An urban homestead & learning space dedicated to service, sustainability & community uplift
This Just In...
HOUSE FOR SALE! We've finished the home at 2000 McCloud that will be part of an affordable housing land trust. Go here to see the flyer, to find the link for interested buyers, and learn all about land trusts and the Community Foundation.
NATURAL BUILDING: The One Day Cob House Build is Cancelled. But, we're doing a 5-week complete cabin workshop in May/June. Stay tuned!
Our Day of the Dead mural is done! Check out our pics and contribute to the effort here.
We do a lot with very little money so your investment in us goes a long way. Consider making a monthly contribution to support our work.
Read some of Kyle's blogs in Mother here
In our newsletters we often lead with a poem or quote. This one was a little long for a newsletter but so amazing I wanted to share it here. The Overstory is a powerful book.
“Say the planet is born at midnight and it runs for one day. First there is nothing. Two hours are lost to lava and meteors. Life doesn’t show up until three or four a.m. Even then, it’s just the barest self-copying bits and pieces. From dawn to late morning—a million million years of branching—nothing more exists than lean and simple cells. Then there is everything. Something wild happens, not long after noon. One kind of simple cell enslaves a couple of others. Nuclei get membranes. Cells evolve organelles. What was once a solo campsite grows into a town. The day is two-thirds done when animals and plants part ways. And still life is only single cells. Dusk falls before compound life takes hold. Every large living thing is a latecomer, showing up after dark. Nine p.m. brings jellyfish and worms. Later that hour comes the breakout—backbones, cartilage, an explosion of body forms. From one instant to the next, countless new stems and twigs in the spreading crown burst open and run. Plants make it up on land just before ten. Then insects, who instantly take to the air. Moments later, tetrapods crawl up from the tidal muck, carrying around on their skin and in their guts whole worlds of earlier creatures. By eleven, dinosaurs have shot their bolt, leaving the mammals and birds in charge for an hour. Somewhere in that last sixty minutes, high up in the phylogenetic canopy, life grows aware. Creatures start to speculate. Animals start teaching their children about the past and the future. Animals learn to hold rituals. Anatomically modern man shows up four seconds before midnight. The first cave paintings appear three seconds later. And in a thousandth of a click of the second hand, life solves the mystery of DNA and starts to map the tree of life itself. By midnight, most of the globe is converted to row crops for the care and feeding of one species. And that’s when the tree of life becomes something else again. That’s when the giant trunk starts to teeter.”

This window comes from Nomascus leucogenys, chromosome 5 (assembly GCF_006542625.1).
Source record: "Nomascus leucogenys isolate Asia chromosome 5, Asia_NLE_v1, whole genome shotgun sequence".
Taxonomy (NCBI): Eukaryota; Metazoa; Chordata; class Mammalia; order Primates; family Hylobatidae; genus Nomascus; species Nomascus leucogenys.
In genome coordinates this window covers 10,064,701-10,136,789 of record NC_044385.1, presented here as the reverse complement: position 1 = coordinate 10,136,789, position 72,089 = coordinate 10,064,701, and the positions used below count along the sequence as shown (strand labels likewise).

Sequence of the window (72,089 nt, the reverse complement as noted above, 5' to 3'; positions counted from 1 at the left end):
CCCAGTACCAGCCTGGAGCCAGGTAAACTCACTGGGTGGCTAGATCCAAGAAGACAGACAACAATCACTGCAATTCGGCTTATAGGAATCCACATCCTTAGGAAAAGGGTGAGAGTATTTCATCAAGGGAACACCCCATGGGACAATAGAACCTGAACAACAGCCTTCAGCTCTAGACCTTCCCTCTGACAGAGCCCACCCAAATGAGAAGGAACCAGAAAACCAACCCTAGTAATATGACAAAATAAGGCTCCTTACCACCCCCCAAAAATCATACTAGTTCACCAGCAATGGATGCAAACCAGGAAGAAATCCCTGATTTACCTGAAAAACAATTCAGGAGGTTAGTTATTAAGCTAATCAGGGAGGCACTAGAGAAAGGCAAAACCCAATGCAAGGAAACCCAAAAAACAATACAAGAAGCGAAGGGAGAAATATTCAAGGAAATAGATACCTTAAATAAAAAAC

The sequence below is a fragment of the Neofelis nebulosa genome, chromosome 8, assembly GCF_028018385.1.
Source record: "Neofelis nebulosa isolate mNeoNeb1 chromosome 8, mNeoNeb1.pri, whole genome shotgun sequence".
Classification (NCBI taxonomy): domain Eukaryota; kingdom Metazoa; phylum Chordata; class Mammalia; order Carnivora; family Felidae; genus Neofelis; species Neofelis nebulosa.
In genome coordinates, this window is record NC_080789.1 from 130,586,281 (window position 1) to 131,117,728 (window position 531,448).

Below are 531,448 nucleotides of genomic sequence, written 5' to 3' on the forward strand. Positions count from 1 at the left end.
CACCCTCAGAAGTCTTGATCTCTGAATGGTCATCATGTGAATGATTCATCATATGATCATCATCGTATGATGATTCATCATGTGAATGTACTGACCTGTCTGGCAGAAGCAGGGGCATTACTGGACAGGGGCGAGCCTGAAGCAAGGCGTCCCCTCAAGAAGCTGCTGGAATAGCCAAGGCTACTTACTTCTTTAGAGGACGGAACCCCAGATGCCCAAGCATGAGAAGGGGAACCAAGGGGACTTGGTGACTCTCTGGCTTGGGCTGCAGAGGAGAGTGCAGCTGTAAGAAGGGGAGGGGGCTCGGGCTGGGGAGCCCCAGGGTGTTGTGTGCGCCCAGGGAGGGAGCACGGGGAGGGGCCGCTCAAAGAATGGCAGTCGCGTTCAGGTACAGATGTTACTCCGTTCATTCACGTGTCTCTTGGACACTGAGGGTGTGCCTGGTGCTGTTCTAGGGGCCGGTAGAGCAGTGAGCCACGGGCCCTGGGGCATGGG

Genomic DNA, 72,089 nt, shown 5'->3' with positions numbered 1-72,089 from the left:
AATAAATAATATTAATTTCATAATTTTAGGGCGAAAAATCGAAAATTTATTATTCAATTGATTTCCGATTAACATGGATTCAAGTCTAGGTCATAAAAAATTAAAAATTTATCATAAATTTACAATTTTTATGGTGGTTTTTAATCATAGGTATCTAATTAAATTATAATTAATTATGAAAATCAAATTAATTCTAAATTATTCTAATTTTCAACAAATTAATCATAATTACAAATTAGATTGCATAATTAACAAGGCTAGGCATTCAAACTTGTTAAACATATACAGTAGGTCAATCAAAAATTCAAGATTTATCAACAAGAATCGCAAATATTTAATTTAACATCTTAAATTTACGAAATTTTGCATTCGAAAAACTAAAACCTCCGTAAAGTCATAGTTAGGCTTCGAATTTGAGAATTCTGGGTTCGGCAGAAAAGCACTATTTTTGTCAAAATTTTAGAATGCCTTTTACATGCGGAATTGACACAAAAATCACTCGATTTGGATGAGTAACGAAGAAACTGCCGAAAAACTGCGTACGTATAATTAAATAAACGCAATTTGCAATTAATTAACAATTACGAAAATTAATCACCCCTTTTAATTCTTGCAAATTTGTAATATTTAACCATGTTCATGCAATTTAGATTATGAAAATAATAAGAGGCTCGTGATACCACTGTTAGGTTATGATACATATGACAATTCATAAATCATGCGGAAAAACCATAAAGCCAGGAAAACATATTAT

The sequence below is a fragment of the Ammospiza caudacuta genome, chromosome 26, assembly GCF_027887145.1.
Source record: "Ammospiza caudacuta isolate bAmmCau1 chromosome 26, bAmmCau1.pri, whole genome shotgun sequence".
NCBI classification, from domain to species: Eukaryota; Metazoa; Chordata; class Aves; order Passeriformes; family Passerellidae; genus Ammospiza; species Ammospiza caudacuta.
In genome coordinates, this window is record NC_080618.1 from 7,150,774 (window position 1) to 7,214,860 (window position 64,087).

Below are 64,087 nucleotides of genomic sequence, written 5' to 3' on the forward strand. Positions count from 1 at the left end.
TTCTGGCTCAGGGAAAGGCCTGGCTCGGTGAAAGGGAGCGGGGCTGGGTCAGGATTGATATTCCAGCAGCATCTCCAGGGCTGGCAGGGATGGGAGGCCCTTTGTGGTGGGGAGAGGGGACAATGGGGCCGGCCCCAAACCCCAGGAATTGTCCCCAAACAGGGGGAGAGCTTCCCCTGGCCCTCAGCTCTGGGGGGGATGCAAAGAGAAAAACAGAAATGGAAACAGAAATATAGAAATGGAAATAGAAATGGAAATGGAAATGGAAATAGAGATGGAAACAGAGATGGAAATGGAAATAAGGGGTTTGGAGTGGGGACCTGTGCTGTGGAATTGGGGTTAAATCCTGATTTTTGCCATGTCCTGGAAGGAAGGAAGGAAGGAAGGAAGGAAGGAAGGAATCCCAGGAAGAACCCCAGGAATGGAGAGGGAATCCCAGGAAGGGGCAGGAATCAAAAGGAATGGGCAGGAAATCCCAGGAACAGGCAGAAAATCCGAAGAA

― Richard Powers, The Overstory